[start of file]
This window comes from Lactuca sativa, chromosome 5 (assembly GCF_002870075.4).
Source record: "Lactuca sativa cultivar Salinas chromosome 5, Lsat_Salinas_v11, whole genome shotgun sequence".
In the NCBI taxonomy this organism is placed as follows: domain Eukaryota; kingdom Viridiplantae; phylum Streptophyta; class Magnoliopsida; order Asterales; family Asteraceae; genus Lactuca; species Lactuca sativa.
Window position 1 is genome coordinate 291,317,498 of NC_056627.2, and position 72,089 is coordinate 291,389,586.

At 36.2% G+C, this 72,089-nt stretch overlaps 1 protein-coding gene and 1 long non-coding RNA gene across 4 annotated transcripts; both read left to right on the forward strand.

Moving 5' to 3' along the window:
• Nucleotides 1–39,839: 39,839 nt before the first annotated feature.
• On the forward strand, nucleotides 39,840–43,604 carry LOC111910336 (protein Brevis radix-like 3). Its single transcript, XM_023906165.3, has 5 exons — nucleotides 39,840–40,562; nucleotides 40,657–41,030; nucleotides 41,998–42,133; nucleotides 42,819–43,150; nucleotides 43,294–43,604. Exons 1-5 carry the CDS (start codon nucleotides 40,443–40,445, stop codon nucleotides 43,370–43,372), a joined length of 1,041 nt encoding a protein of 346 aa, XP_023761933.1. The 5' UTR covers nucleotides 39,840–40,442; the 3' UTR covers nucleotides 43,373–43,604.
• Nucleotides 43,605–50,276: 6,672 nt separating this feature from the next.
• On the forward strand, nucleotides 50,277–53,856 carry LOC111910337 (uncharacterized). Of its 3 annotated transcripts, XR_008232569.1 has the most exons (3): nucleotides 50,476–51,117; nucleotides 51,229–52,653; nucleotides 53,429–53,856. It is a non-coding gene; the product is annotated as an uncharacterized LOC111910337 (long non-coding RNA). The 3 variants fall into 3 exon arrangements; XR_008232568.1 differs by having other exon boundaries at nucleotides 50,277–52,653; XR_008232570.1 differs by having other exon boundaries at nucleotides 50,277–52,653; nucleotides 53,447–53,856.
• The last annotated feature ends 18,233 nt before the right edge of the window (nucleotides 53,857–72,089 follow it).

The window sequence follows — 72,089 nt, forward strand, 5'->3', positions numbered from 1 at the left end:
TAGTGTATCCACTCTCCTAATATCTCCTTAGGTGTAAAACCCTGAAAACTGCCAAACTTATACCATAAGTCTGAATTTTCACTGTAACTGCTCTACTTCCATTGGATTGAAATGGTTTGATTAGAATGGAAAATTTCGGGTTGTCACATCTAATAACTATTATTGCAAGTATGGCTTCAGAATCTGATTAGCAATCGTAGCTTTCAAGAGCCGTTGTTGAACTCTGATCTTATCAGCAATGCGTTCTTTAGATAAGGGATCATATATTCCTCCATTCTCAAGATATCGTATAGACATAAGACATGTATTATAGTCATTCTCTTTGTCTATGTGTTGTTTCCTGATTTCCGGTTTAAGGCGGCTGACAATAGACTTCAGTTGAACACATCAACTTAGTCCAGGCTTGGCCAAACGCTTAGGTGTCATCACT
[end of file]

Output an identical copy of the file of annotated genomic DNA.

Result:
This window comes from Lactuca sativa, chromosome 5 (assembly GCF_002870075.4).
Source record: "Lactuca sativa cultivar Salinas chromosome 5, Lsat_Salinas_v11, whole genome shotgun sequence".
In the NCBI taxonomy this organism is placed as follows: domain Eukaryota; kingdom Viridiplantae; phylum Streptophyta; class Magnoliopsida; order Asterales; family Asteraceae; genus Lactuca; species Lactuca sativa.
Window position 1 is genome coordinate 291,317,498 of NC_056627.2, and position 72,089 is coordinate 291,389,586.

At 36.2% G+C, this 72,089-nt stretch overlaps 1 protein-coding gene and 1 long non-coding RNA gene across 4 annotated transcripts; both read left to right on the forward strand.

Moving 5' to 3' along the window:
• Nucleotides 1–39,839: 39,839 nt before the first annotated feature.
• On the forward strand, nucleotides 39,840–43,604 carry LOC111910336 (protein Brevis radix-like 3). Its single transcript, XM_023906165.3, has 5 exons — nucleotides 39,840–40,562; nucleotides 40,657–41,030; nucleotides 41,998–42,133; nucleotides 42,819–43,150; nucleotides 43,294–43,604. Exons 1-5 carry the CDS (start codon nucleotides 40,443–40,445, stop codon nucleotides 43,370–43,372), a joined length of 1,041 nt encoding a protein of 346 aa, XP_023761933.1. The 5' UTR covers nucleotides 39,840–40,442; the 3' UTR covers nucleotides 43,373–43,604.
• Nucleotides 43,605–50,276: 6,672 nt separating this feature from the next.
• On the forward strand, nucleotides 50,277–53,856 carry LOC111910337 (uncharacterized). Of its 3 annotated transcripts, XR_008232569.1 has the most exons (3): nucleotides 50,476–51,117; nucleotides 51,229–52,653; nucleotides 53,429–53,856. It is a non-coding gene; the product is annotated as an uncharacterized LOC111910337 (long non-coding RNA). The 3 variants fall into 3 exon arrangements; XR_008232568.1 differs by having other exon boundaries at nucleotides 50,277–52,653; XR_008232570.1 differs by having other exon boundaries at nucleotides 50,277–52,653; nucleotides 53,447–53,856.
• The last annotated feature ends 18,233 nt before the right edge of the window (nucleotides 53,857–72,089 follow it).

The window sequence follows — 72,089 nt, forward strand, 5'->3', positions numbered from 1 at the left end:
TAGTGTATCCACTCTCCTAATATCTCCTTAGGTGTAAAACCCTGAAAACTGCCAAACTTATACCATAAGTCTGAATTTTCACTGTAACTGCTCTACTTCCATTGGATTGAAATGGTTTGATTAGAATGGAAAATTTCGGGTTGTCACATCTAATAACTATTATTGCAAGTATGGCTTCAGAATCTGATTAGCAATCGTAGCTTTCAAGAGCCGTTGTTGAACTCTGATCTTATCAGCAATGCGTTCTTTAGATAAGGGATCATATATTCCTCCATTCTCAAGATATCGTATAGACATAAGACATGTATTATAGTCATTCTCTTTGTCTATGTGTTGTTTCCTGATTTCCGGTTTAAGGCGGCTGACAATAGACTTCAGTTGAACACATCAACTTAGTCCAGGCTTGGCCAAACGCTTAGGTGTCATCACT